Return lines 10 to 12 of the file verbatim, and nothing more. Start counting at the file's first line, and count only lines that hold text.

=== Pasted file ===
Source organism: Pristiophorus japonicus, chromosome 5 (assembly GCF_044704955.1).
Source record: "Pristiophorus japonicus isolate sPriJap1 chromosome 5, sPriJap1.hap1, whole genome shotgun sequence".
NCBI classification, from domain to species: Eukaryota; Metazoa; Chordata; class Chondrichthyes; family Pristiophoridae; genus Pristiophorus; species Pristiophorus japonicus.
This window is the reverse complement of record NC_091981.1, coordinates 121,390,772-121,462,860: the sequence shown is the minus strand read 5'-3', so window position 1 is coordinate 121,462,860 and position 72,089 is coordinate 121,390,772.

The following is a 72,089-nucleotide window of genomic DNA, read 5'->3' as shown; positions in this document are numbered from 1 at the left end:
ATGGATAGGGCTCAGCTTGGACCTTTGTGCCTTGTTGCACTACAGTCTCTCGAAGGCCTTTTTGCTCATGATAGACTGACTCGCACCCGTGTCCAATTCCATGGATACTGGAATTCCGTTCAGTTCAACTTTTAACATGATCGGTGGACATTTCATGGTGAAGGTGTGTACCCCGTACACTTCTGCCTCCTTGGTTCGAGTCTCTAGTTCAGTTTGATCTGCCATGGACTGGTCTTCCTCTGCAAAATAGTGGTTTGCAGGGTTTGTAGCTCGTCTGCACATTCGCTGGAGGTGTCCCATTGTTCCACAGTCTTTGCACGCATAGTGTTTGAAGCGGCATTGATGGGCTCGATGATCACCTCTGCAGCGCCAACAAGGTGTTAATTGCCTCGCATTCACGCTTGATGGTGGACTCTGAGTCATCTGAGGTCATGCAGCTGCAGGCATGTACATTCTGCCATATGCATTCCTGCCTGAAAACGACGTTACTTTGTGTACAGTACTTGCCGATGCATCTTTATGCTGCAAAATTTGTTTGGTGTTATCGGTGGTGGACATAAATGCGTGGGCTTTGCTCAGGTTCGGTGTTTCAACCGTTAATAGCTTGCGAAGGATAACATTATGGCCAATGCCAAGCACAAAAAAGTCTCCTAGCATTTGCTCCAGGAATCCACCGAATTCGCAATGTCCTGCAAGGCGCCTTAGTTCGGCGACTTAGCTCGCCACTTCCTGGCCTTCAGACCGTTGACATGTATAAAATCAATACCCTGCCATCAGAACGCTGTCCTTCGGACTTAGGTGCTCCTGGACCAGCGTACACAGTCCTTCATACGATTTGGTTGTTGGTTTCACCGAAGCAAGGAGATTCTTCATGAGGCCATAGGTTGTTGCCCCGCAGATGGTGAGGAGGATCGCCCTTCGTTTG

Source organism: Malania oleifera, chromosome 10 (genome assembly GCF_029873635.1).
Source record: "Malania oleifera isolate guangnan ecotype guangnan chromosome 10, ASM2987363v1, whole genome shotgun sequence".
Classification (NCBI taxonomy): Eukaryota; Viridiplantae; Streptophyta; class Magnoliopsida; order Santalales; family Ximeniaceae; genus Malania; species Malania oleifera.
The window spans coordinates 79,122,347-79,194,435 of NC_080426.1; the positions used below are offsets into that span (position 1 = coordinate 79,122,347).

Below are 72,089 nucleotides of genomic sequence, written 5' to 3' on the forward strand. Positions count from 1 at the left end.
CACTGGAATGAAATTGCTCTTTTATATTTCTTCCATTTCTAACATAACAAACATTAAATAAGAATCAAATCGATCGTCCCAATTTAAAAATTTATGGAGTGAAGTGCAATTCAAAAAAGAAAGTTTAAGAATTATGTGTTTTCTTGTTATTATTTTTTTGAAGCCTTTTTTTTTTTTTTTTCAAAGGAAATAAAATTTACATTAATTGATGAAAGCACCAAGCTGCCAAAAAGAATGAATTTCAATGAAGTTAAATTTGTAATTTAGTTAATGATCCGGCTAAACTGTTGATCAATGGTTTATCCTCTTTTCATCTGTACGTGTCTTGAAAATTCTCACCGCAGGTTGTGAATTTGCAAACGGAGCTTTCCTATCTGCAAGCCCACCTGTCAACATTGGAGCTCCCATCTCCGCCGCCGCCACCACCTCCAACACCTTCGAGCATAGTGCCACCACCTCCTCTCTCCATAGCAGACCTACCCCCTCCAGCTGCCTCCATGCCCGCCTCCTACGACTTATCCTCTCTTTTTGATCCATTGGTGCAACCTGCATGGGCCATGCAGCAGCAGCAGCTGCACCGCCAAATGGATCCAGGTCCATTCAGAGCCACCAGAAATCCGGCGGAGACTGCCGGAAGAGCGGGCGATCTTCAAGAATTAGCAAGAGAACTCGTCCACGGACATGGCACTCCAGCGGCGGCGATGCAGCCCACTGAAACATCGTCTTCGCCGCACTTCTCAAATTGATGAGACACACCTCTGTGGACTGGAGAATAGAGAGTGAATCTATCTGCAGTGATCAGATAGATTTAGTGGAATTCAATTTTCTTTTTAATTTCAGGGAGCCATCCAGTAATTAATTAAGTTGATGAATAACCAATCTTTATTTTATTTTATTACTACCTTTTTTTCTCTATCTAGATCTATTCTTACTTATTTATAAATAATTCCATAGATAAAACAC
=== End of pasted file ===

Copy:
The window spans coordinates 79,122,347-79,194,435 of NC_080426.1; the positions used below are offsets into that span (position 1 = coordinate 79,122,347).

Below are 72,089 nucleotides of genomic sequence, written 5' to 3' on the forward strand. Positions count from 1 at the left end.
CACTGGAATGAAATTGCTCTTTTATATTTCTTCCATTTCTAACATAACAAACATTAAATAAGAATCAAATCGATCGTCCCAATTTAAAAATTTATGGAGTGAAGTGCAATTCAAAAAAGAAAGTTTAAGAATTATGTGTTTTCTTGTTATTATTTTTTTGAAGCCTTTTTTTTTTTTTTTTCAAAGGAAATAAAATTTACATTAATTGATGAAAGCACCAAGCTGCCAAAAAGAATGAATTTCAATGAAGTTAAATTTGTAATTTAGTTAATGATCCGGCTAAACTGTTGATCAATGGTTTATCCTCTTTTCATCTGTACGTGTCTTGAAAATTCTCACCGCAGGTTGTGAATTTGCAAACGGAGCTTTCCTATCTGCAAGCCCACCTGTCAACATTGGAGCTCCCATCTCCGCCGCCGCCACCACCTCCAACACCTTCGAGCATAGTGCCACCACCTCCTCTCTCCATAGCAGACCTACCCCCTCCAGCTGCCTCCATGCCCGCCTCCTACGACTTATCCTCTCTTTTTGATCCATTGGTGCAACCTGCATGGGCCATGCAGCAGCAGCAGCTGCACCGCCAAATGGATCCAGGTCCATTCAGAGCCACCAGAAATCCGGCGGAGACTGCCGGAAGAGCGGGCGATCTTCAAGAATTAGCAAGAGAACTCGTCCACGGACATGGCACTCCAGCGGCGGCGATGCAGCCCACTGAAACATCGTCTTCGCCGCACTTCTCAAATTGATGAGACACACCTCTGTGGACTGGAGAATAGAGAGTGAATCTATCTGCAGTGATCAGATAGATTTAGTGGAATTCAATTTTCTTTTTAATTTCAGGGAGCCATCCAGTAATTAATTAAGTTGATGAATAACCAATCTTTATTTTATTTTATTACTACCTTTTTTTCTCTATCTAGATCTATTCTTACTTATTTATAAATAATTCCATAGATAAAACAC